"If Michael Reese closes it would be a disaster for the South Side because it would lose a major provider of health care," Simon said. "We would have all those patients coming [to Provident] that we don't have the funding to treat."
Simon said officials have discussed a possible merger, which would benefit both Provident and Reese.
"It would expand service at Provident without much, if any, additional cost, and at Michael Reese they get to take care of their patients, population and their doctors," Simon said.
Simon said talks arose because of interest in developers building the Olympic Village.
A deal that would lead to Reese's exit before the end of its lease in 2020 would make the property more attractive to potential developers as well as to Chicago's 2016 Olympic bid team.
Within the last week, the property was put on the market formally, with marketing packets going out to residential and retail developers, sources said Monday.
At the moment, the Reese site is not part of the Olympic Village plan, which calls for a $1.1 billion complex to be built by a private developer atop the McCormick Place truck yard, just south of the convention hall. The ultimate host city selection will come in 2009.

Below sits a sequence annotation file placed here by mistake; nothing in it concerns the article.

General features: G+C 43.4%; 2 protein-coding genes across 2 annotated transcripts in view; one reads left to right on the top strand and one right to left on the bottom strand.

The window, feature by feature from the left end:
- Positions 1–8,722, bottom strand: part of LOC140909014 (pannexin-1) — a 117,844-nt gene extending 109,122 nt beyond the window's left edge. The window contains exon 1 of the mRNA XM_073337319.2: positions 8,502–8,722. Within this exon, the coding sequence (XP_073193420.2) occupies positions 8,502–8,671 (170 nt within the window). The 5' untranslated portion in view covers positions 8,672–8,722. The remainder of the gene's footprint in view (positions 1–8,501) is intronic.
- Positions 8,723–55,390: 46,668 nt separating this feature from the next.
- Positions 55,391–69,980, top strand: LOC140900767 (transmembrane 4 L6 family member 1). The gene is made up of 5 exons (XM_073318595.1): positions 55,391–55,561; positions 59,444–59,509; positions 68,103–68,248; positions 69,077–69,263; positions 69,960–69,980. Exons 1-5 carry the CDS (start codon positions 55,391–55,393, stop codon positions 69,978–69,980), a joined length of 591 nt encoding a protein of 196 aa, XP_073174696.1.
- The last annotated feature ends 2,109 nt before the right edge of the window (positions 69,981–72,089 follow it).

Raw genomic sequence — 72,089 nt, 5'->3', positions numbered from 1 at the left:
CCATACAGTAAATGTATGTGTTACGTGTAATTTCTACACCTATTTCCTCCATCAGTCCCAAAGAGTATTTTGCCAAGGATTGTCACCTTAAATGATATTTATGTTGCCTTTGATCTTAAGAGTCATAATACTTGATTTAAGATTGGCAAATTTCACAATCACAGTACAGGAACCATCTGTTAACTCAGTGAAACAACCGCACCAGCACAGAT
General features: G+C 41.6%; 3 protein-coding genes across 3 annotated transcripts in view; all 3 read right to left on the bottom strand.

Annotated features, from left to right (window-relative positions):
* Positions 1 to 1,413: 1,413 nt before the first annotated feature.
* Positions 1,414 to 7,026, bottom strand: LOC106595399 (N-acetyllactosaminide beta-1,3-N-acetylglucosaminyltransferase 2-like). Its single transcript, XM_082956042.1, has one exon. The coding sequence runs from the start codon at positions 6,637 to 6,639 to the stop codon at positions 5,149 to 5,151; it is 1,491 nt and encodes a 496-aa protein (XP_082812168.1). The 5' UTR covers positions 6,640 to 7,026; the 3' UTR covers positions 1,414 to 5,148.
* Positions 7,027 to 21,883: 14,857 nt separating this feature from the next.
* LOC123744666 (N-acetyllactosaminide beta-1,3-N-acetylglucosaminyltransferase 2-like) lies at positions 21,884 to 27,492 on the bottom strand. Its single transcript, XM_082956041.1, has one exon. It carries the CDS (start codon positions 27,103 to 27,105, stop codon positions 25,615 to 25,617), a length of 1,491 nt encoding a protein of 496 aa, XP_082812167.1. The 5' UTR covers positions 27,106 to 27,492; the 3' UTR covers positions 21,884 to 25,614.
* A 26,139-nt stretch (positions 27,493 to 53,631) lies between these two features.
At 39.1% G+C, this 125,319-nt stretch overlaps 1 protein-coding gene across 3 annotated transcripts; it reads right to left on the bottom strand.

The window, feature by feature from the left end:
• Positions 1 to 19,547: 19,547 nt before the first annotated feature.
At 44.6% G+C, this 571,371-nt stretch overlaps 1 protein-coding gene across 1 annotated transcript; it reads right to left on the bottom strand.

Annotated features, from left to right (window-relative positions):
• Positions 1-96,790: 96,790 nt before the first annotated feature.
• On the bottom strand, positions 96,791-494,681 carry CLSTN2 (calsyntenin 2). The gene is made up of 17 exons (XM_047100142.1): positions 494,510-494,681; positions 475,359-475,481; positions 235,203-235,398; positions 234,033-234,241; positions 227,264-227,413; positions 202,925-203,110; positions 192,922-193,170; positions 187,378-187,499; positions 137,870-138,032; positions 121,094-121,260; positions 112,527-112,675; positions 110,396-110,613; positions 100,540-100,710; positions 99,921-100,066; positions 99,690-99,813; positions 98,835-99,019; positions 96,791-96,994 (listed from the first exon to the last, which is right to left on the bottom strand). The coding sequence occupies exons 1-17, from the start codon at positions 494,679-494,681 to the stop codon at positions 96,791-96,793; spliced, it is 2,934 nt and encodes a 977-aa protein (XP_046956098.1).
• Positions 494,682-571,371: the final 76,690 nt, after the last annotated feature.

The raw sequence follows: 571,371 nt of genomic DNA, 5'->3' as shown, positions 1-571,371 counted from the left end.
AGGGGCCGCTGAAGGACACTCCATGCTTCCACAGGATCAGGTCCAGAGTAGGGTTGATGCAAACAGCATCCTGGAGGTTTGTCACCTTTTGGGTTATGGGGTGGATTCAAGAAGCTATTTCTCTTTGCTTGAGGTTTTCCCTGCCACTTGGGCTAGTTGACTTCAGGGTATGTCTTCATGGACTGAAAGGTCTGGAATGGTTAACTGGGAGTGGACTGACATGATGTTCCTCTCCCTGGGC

But the Reese campus is due west of the Olympic Village site. And adding that 37-acre parcel to the footprint would give the village architects and developers more breathing room. Medline, which owns the Reese campus, said it has "no knowledge of any conversations between Michael Reese and Provident," spokeswoman Jennifer Freedman said.
Reese CEO Beckmann said the hospital's decision to talk to Provident had nothing to do with potential Olympic plans but said "the owners of the land could exercise their right to use their land for other purposes other than the hospital."
Reese's financial condition has been deteriorating for years and it is only using about seven of 22 buildings on its campus.
The hospital is running at about half capacity, or an average daily census of 160 patients, Beckmann said.